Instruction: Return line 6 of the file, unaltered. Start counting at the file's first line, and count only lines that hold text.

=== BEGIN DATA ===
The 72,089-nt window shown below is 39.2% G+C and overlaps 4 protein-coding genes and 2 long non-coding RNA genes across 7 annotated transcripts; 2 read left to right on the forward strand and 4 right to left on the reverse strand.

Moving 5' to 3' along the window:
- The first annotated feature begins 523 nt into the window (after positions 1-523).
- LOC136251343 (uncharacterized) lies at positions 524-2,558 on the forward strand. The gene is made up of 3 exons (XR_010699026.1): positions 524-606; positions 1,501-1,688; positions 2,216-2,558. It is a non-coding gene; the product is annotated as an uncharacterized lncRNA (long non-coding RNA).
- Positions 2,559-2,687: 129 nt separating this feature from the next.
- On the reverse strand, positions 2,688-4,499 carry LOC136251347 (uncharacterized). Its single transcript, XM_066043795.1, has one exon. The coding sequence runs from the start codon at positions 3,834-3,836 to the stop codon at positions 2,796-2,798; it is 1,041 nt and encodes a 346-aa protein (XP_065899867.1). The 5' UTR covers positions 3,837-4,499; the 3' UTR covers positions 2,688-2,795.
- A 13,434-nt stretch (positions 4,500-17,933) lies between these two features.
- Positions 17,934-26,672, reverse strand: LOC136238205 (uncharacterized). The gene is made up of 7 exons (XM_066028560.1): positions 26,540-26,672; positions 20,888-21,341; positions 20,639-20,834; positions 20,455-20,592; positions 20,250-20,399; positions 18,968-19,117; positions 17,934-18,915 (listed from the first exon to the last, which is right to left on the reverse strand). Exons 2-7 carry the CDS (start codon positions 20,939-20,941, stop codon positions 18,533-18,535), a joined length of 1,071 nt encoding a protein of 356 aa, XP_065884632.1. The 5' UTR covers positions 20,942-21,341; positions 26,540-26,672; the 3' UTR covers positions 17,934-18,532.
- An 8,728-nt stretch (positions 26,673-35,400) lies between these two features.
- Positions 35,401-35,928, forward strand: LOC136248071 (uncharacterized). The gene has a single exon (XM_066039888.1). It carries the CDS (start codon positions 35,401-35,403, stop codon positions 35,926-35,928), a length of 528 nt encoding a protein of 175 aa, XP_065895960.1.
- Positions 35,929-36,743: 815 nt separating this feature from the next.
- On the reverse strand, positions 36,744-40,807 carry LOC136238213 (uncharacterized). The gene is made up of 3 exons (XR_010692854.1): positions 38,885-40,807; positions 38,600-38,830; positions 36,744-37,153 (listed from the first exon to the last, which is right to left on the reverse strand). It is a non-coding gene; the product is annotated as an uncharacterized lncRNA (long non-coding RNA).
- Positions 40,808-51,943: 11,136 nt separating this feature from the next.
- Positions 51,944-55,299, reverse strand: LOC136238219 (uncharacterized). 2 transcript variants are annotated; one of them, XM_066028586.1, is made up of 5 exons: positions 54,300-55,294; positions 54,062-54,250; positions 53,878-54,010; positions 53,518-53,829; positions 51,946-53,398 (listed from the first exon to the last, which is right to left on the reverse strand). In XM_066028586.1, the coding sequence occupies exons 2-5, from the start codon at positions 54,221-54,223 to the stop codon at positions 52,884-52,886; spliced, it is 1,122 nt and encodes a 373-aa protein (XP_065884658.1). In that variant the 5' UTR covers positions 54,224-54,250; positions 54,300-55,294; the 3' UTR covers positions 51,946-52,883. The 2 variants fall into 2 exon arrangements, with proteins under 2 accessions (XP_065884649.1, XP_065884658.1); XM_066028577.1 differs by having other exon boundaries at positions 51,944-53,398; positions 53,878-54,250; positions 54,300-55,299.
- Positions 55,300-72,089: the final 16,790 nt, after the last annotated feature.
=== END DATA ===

- On the reverse strand, positions 2,688-4,499 carry LOC136251347 (uncharacterized). Its single transcript, XM_066043795.1, has one exon. The coding sequence runs from the start codon at positions 3,834-3,836 to the stop codon at positions 2,796-2,798; it is 1,041 nt and encodes a 346-aa protein (XP_065899867.1). The 5' UTR covers positions 3,837-4,499; the 3' UTR covers positions 2,688-2,795.